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Work-Family Dilemmas of the Rich and Famous

Sharon Lerner

Anne Marie Slaughter (Flickr/poptech)

Why does one person’s take on an enduring, omnipresent issue sometimes explode through the media din?

When that person is Anne-Marie Slaughter, whose piece in the Atlantic about whether women can have it all (spoiler alert: we can’t!) seemed to got almost as much attention as the health care ruling (163k likes on Facebook, oodles of responses in media outlets left, right and center), the reason isn’t that she had anything particularly new to add. Though many of Slaughter’s points are good ones -- change the culture of face time, value families, redefine what success looks like -- they’ve all been made before.

Instead, the Slaughter phenomenon has to do with our ongoing fascination with what I call the problems we wish we had. Hers is the latest in a vast and vastly popular literature that examines the decisions of elite professional women. You know the stuff: should she or shouldn’t she leave her partnership at the white-shoe law firm to stay home with her kids? Or, in Slaughter’s case: should she have left her dream job as the director of Policy Planning at the State Department in the Obama Administration to return to her gig as a tenured Princeton professor, who appears regularly on TV, gives 40 to 50 speeches a year and writes regular columns?

We’ve spent much of the past decade consuming media that depicts women as awash in choices: to work, comfortably stay home, or any of a range of possibilities in between the two. Riveting though it may be, this storyline is, for most women, escapist fantasy. In truth, only a privileged few have anything but the first option. And all too often, the “choice” of work entails a time commitment and an inflexibility that, like Slaughter’s Washington job, keep women away from their families more than they’d like. And vanishingly few women have the resources (both in terms of money for childcare and a devoted, available co-parent) that Slaughter has. She makes a glancing reference to these hordes, but the media frenzy over her dilemma pretty much drowns out the attention paid to real problems of real women – and thus action toward solving them.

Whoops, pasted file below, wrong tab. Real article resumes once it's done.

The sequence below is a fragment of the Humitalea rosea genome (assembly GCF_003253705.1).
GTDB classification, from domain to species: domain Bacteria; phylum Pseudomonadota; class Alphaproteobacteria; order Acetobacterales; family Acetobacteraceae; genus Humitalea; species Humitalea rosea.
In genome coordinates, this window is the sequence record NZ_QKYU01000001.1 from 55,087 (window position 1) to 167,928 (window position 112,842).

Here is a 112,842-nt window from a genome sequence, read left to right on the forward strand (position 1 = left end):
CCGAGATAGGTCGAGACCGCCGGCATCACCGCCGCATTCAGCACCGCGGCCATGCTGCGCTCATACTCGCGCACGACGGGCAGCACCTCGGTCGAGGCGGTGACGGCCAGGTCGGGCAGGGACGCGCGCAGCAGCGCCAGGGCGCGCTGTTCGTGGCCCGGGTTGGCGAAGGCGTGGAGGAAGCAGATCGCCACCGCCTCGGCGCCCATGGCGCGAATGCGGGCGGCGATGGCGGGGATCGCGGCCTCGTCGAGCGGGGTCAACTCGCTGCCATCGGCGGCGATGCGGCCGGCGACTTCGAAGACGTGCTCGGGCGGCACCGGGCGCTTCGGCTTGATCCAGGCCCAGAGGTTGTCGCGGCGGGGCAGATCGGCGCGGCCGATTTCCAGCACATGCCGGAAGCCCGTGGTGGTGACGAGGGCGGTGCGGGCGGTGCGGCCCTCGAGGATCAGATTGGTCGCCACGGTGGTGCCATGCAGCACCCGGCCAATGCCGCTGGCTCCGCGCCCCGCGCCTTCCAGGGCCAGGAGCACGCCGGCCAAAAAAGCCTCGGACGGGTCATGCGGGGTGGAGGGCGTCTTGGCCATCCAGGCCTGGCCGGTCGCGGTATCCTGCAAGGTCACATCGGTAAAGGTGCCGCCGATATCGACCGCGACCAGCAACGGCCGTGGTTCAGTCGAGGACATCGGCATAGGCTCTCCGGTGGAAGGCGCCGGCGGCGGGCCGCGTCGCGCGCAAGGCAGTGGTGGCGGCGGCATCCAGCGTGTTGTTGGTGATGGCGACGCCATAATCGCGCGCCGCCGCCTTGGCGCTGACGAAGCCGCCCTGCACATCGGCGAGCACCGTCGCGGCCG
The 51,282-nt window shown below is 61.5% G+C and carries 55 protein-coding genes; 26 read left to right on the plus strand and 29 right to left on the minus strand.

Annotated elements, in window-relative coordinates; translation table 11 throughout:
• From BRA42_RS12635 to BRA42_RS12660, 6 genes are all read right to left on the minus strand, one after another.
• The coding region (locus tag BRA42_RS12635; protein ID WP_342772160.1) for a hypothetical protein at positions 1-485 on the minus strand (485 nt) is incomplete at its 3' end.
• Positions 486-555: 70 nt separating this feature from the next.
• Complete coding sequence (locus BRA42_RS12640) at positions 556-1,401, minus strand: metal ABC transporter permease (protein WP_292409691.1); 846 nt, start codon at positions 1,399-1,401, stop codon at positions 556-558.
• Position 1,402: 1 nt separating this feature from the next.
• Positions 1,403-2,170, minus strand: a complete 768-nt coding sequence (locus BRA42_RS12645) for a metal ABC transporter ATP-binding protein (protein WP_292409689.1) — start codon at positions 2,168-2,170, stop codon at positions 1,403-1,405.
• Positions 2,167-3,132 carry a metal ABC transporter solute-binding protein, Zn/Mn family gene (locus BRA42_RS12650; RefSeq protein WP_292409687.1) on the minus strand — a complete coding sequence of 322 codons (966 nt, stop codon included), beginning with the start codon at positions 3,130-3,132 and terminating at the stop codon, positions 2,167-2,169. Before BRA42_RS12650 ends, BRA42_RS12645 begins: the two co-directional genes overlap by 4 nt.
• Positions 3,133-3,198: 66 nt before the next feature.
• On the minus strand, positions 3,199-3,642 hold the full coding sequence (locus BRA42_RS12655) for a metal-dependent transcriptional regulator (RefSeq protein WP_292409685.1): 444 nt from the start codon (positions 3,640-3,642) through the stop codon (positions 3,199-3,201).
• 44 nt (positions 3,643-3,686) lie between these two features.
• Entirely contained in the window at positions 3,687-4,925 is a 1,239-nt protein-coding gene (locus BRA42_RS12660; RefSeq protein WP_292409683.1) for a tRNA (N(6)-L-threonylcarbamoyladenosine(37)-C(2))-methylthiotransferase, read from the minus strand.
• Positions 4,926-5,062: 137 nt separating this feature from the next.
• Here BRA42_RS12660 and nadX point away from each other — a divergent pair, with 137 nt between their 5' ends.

This is not to say the highest achieving women are not important. Clearly, we have a lot to learn from the challenges and worries of highest fliers, whose story has been one of the central dramas of feminism. The women who fought their way into the bastions of male power, the corporate and professional worlds, were and still are fighting a pivotal battle. In even coming close to the glass ceiling and nearing professional parity, they have shown the rest of us what’s possible. And to whatever extent it’s happening, their exit -- or even slight backing away -- from the most respected and powerful jobs is an important reflection of the failure of high-level employers to accommodate their employees’ caretaking responsibilities. (Frankly, it’s hard to imagine anyone -- male, female, parent or no -- who could manage to have a life outside the kind of giant job Slaughter held.)

And I’ll admit there’s a certain thrill in reading about Slaughter’s 14-hour days, waking before the sun to report to two other mega-stars: Hillary Clinton and her chief of staff, Cheryl Mills. It’s like Work-Family Dilemmas of the Rich and Famous. We’ve been riveted by such dramas playing out in the public eye before: When Michelle Obama spoke recently of having to take baby Sasha with her to a job interview, say, or, as Slaughter mentions, when Mary Matalin stepped down after two years in the George W. Bush White House. Then there’s Sheryl Sandberg, who’s almost as famous for her Ted talk on motherhood as for her lofty perch at Facebook.

Yet our fixation on high-profile mothers and their employers speaks more to the problems many women wish they had than to the ones they actually do have. The elite are, of course, a minority -- and women are a minority within the elite. Women make up about 15 percent of board members and corporate officers of Fortune 500 companies, for instance. And the majority of women in this professional echelon are childless—a fact that speaks sad volumes about the ability of big business to accommodate care-taking.

No doubt, part of the reason we obsess about successful, high-earning mothers is that our fantasy of their lives is much more fun to ponder than the reality of most of ours. Even before the economy crashed around them, most women would have been lucky to have the headaches with which Slaughter contends. It’s certainly more pleasant than dwelling on the narrower and less cushy range of alternatives available to the vast majority of women.

But this obsessive focus on our fantasy problems comes at the expense of our real ones: The continuous struggle to find enough time and money to keep our families and work lives together -- dilemmas we have to work out with our employers, not theirs. The truth is: Women with high-paying jobs are far more likely to get flextime, paid vacations, paid maternity leave, and sick days than are women with lower-paying ones, despite the fact that lower-income workers can least afford to be docked pay or lose a job. Similarly, lower-income workers who are least able to pay for child care have the least access to these benefits through an employer. They’re also less likely to accommodations that allow them to breastfeed.

Clearly, part of the problem with the voluntary approach we’ve taken in the United States to these benefits is that, while employers of a small, lucky segment of women are willing to provide them, most everyone else is not.

There’s no harm in indulging in a little fantasy now and then. We just need to be clear -- especially when when it comes to addressing work/life strains -- that, for most parents, the exciting stories we eat up about high profile moms have little to do with reality.